Testing oil paints

I’ve taken some time to test a new set of oil paints on some old Heroquest Fimirs and a Star Crusade Ork. I frigging love them! I am so hyped that even though I’m going away soon to work abroad for three months and have very little space in my suitcase, I managed to squeeze a small colour set, the Rackham minotaur and a few forest minis in.

If you like blends but find blending with acrylics tiresome, oils make the process simpler and much more enjoyable. On these Fimirs I worked fast and with thick paint and even fiddling around on my first try in less than two hours I had done the skin on all four of them.

The very long drying time is a boon and a small curse: you have all the time in the world to blend, correct, add highlights and shadows or secondary colours. So far I had no issues with the colours getting desaturated when you mix them: on the contrary, I find them particularly vivid.

After the paint dried, in a couple of days (the paint was very thick) , I sprayed the figures with a matt seal and painted some of the details in acrylics. The acrylic paint was slipping on the surface a little – maybe it’s the oils, maybe it’s the spray, maybe it was because the acrylics were very diluted already on the wet palette… I’ll have to test more.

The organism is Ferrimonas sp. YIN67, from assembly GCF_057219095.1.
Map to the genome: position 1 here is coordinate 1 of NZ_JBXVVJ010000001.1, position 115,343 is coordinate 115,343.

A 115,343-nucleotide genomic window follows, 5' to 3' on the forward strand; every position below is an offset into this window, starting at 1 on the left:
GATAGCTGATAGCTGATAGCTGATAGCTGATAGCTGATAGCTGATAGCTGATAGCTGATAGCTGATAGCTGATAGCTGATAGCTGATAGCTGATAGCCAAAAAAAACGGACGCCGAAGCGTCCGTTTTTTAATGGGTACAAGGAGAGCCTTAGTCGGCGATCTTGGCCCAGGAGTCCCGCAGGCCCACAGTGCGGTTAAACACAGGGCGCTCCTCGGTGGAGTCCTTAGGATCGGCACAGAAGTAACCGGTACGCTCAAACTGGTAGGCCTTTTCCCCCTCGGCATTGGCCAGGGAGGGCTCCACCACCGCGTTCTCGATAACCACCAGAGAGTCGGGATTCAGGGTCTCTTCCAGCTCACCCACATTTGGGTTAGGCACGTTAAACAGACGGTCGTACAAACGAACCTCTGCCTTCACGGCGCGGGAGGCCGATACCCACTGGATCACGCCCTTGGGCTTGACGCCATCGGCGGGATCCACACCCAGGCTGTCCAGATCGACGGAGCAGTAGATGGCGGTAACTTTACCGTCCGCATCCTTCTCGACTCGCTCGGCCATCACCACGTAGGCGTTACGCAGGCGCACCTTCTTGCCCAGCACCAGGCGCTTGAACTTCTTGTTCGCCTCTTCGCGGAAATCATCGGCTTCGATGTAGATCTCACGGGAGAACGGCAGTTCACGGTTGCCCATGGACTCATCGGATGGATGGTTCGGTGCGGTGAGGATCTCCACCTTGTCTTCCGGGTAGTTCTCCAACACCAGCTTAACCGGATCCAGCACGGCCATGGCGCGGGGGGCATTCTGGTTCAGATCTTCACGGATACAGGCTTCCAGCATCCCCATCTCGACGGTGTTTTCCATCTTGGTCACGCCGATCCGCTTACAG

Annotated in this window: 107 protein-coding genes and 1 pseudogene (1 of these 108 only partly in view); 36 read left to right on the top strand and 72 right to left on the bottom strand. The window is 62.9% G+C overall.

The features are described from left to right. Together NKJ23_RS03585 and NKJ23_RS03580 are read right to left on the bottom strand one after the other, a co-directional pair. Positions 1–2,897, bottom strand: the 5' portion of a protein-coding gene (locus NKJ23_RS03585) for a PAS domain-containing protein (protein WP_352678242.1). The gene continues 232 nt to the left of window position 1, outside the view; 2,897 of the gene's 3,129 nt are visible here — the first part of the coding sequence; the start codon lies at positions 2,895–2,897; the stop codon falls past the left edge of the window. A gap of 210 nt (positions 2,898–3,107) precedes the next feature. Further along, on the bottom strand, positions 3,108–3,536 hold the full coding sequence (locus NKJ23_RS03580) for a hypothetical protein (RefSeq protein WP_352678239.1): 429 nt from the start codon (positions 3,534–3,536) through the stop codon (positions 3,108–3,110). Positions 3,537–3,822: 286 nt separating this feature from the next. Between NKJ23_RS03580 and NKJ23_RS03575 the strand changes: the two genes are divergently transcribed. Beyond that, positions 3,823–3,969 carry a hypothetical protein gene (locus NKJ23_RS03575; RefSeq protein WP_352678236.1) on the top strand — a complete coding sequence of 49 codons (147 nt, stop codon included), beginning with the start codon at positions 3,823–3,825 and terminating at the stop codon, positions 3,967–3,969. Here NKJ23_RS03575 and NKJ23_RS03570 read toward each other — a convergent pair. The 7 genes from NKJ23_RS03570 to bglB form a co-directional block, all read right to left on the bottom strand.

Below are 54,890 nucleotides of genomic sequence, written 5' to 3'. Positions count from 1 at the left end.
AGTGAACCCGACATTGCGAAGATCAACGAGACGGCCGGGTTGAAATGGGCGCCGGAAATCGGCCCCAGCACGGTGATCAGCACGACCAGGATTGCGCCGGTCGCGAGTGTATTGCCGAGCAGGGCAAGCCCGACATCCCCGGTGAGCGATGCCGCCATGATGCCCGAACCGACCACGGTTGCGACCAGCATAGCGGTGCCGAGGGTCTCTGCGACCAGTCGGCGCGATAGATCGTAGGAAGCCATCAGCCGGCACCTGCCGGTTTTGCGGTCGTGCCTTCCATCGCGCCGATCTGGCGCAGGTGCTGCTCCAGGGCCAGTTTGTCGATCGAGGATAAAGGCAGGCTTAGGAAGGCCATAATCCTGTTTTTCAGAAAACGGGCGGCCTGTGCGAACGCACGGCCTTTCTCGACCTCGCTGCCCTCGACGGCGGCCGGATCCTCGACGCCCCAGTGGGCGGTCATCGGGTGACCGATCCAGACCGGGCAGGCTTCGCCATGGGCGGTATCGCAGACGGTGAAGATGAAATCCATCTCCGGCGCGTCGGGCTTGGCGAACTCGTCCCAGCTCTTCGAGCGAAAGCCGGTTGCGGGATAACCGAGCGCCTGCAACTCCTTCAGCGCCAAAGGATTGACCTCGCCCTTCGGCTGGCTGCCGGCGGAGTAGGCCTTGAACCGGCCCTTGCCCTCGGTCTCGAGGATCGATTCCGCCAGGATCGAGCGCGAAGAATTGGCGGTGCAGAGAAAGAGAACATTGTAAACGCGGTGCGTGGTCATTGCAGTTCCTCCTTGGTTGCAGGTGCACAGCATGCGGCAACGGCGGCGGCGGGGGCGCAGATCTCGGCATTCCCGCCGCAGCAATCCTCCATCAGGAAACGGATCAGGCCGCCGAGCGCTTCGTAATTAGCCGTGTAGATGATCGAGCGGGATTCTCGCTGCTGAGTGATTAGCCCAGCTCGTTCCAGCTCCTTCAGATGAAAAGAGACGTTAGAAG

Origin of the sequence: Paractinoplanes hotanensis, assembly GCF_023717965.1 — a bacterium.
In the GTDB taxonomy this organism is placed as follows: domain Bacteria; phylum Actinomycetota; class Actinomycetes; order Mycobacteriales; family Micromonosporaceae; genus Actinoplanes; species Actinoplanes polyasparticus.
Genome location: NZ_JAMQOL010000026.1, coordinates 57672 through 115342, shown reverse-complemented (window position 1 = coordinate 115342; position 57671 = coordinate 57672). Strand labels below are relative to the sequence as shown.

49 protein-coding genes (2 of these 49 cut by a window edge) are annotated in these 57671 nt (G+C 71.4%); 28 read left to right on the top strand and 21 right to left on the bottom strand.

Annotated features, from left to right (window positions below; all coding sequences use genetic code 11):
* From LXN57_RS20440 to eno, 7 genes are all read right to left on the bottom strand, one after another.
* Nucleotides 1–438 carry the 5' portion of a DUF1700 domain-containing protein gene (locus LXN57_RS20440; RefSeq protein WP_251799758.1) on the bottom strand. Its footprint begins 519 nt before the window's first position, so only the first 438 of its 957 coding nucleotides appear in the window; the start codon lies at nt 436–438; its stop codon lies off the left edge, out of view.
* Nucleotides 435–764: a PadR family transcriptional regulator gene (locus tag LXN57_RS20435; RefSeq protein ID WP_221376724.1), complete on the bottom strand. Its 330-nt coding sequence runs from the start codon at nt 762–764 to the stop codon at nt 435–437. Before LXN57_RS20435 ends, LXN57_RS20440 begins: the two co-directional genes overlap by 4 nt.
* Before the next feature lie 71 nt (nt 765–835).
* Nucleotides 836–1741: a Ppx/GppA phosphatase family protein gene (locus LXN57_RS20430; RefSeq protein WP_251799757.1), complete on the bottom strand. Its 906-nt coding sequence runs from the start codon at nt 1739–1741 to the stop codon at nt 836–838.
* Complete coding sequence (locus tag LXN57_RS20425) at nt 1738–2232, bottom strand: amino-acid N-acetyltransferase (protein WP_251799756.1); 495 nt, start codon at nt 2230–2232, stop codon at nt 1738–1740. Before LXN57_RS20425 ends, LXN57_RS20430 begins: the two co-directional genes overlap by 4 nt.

One axe I have done in nmm with oils, which seems perfectly feasible, too. Edge highlighting is also the same as with acrylics, only you have to wait longer until the previous layer is completely dry. Oils can be used for very effective washes as well.

I spent a little bit more time on the Space Ork, diluted the oils with more medium and worked with much thinner layers. I think it turned out pretty nice.

Finishing these I went back to the Rackham minis and going back to a familiar medium I have the nice feeling I understand it a little better. I hope I can finish the two of them I was working on before I leave next week.

Till next time!